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Stability of wooded patches in a South African nutrient-poor grassland: do nutrients, fire or herbivores limit their expansion?

Published online by Cambridge University Press:  16 August 2007

Anja A. Mourik
Affiliation:
Resource Ecology Group, Department of Environmental Sciences, Wageningen University, P.O. Box 47, 6700 AA Wageningen, The Netherlands Stratigraphy and Paleontology Group, Department of Earth Sciences, Utrecht University, Budapestlaan 4, 3584 CD Utrecht, The Netherlands
Frank van Langevelde
Affiliation:
Resource Ecology Group, Department of Environmental Sciences, Wageningen University, P.O. Box 47, 6700 AA Wageningen, The Netherlands
Esther van Tellingen
Affiliation:
Resource Ecology Group, Department of Environmental Sciences, Wageningen University, P.O. Box 47, 6700 AA Wageningen, The Netherlands
Ignas M. A. Heitkönig
Affiliation:
Resource Ecology Group, Department of Environmental Sciences, Wageningen University, P.O. Box 47, 6700 AA Wageningen, The Netherlands
Ian Gaigher
Affiliation:
Lajuma Mountain Retreat, P.O. Box 522, Makhado (Louis Trichardt) 0920, South Africa

Abstract

Patches of wooded vegetation in nutrient-poor grassland characteristically contain high soil moisture and nutrient availability compared with surrounding grassland. These ‘islands of fertility’ appear stable in size, suggesting that tree recruitment at the patch boundary is limited. We hypothesize that tree establishment in adjacent grassland is limited by (1) competition for resources, (2) fire or (3) herbivory. In a South African grassland, we measured moisture availability and conducted a bioassay experiment to analyse whether soil nutrient limits tree recruitment at the patch boundary. We thus measured nutrient concentrations of maize plants grown in patch, boundary and grassland soil. To investigate whether browsing or fire affected tree seedlings at the patch boundary, we burned plots including patches, and used fences to exclude browsers. Neither soil moisture nor nutrient availability at the boundary differed from inside the patches, suggesting that tree recruitment at the boundary is not resource limited. Both fire and browsing combined caused a significantly lower tree seedling growth at the patch boundary, suggesting that these two factors can impede tree recruitment. The balance between positive feedback mechanisms facilitating tree recruitment, and the negative impact of fire and browsing can explain the apparent stability of these islands of fertility.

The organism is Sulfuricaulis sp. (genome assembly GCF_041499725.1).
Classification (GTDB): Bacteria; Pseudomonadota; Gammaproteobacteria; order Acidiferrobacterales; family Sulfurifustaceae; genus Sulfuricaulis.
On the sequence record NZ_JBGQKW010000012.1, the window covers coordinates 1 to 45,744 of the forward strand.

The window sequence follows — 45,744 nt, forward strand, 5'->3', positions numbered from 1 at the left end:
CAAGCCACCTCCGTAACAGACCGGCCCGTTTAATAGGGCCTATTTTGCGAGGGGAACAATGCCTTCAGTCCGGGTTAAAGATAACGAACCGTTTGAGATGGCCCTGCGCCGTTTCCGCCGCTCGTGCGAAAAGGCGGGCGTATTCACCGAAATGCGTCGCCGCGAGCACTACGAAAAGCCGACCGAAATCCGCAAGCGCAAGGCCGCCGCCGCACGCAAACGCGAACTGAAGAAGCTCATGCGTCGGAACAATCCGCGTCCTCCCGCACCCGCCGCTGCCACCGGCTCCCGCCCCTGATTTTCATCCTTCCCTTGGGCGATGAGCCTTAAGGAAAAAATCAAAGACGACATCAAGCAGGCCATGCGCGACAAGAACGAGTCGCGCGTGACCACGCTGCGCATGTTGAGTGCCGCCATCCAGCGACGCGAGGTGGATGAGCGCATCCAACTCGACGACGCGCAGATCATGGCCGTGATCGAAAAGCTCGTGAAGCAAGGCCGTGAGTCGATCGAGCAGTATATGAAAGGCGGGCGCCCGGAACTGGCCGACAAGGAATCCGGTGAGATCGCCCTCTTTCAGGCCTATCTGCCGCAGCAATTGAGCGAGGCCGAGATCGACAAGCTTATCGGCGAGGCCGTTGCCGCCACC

Type
Research Article
Copyright
2007 Cambridge University Press

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